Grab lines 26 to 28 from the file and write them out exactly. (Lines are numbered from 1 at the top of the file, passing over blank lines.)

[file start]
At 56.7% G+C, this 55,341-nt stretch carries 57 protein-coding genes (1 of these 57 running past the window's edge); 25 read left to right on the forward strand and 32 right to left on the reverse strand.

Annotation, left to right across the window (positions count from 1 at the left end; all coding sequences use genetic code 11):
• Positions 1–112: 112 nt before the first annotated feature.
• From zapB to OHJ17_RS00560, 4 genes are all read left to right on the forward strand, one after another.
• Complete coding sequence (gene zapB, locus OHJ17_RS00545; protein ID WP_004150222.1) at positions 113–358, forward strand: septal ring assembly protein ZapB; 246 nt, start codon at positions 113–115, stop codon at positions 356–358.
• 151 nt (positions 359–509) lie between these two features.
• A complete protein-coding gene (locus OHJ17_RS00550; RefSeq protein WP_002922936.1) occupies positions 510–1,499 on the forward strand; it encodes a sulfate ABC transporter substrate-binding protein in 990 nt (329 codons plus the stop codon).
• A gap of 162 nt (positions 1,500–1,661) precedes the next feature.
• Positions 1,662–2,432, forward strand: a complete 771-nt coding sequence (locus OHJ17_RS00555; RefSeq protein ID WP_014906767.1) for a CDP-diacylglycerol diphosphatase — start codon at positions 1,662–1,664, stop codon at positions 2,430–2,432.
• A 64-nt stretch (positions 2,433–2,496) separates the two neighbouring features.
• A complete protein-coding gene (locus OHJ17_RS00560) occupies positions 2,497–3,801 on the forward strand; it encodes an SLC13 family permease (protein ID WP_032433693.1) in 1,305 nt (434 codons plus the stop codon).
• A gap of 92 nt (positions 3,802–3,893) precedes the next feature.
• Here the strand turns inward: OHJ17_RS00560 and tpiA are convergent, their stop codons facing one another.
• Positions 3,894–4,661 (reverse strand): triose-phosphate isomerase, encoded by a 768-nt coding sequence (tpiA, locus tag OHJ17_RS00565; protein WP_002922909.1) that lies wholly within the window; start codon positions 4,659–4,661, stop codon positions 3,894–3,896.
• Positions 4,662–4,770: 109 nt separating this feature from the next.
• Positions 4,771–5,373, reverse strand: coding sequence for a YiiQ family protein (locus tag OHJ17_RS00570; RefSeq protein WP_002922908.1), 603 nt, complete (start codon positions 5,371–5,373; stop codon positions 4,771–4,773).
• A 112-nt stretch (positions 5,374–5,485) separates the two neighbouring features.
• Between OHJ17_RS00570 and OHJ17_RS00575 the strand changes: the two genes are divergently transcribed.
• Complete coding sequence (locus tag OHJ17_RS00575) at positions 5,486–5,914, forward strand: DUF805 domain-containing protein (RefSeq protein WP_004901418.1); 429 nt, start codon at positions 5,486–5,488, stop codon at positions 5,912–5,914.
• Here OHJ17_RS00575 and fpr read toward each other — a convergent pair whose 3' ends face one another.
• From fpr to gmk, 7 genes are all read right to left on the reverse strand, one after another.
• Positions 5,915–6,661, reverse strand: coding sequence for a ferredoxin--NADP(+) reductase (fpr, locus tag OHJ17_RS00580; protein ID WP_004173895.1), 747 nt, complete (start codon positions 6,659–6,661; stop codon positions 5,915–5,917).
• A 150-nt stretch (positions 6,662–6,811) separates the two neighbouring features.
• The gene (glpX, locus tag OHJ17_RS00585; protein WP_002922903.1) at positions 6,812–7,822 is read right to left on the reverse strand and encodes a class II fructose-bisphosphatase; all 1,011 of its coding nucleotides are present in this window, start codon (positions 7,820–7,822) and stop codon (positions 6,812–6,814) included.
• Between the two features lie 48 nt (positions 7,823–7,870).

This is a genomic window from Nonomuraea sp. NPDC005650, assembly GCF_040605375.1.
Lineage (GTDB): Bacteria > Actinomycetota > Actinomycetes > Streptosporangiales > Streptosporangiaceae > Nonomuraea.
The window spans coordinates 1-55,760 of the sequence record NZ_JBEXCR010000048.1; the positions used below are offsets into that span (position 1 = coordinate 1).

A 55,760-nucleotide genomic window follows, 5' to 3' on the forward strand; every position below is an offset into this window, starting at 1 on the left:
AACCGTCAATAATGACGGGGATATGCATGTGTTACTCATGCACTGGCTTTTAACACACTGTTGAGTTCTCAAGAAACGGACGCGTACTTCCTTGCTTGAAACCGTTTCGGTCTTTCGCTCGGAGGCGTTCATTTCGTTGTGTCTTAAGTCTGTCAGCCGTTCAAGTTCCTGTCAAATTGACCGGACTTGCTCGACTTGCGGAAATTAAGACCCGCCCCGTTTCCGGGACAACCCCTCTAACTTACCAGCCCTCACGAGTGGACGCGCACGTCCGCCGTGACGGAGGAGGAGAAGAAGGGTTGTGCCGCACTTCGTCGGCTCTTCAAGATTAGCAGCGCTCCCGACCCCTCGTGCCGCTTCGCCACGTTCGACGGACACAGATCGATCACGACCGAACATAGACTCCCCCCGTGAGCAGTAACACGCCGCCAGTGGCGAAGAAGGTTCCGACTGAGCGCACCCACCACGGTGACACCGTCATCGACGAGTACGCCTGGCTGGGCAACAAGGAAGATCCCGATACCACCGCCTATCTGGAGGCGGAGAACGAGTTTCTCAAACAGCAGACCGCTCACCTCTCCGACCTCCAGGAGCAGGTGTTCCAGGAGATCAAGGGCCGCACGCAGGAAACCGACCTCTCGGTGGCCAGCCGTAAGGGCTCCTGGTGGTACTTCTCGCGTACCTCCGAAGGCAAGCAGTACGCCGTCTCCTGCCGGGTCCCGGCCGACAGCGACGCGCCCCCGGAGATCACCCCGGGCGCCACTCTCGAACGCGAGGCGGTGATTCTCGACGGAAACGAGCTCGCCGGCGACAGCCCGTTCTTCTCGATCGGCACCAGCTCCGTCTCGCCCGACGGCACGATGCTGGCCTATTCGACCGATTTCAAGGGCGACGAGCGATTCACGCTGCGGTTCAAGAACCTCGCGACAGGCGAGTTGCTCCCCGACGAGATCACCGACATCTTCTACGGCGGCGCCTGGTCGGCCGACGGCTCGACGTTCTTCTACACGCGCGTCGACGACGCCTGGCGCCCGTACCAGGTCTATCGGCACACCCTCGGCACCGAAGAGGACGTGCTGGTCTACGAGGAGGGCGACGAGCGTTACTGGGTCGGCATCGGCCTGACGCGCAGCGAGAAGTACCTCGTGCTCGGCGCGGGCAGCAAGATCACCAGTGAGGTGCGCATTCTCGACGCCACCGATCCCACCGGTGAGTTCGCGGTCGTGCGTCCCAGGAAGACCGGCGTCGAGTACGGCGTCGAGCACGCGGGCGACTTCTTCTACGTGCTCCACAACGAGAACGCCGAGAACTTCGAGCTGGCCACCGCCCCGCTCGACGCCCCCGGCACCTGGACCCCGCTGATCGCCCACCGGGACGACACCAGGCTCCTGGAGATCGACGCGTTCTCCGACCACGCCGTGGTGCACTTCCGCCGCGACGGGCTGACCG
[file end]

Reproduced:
This is a genomic window from Nonomuraea sp. NPDC005650, assembly GCF_040605375.1.
Lineage (GTDB): Bacteria > Actinomycetota > Actinomycetes > Streptosporangiales > Streptosporangiaceae > Nonomuraea.
The window spans coordinates 1-55,760 of the sequence record NZ_JBEXCR010000048.1; the positions used below are offsets into that span (position 1 = coordinate 1).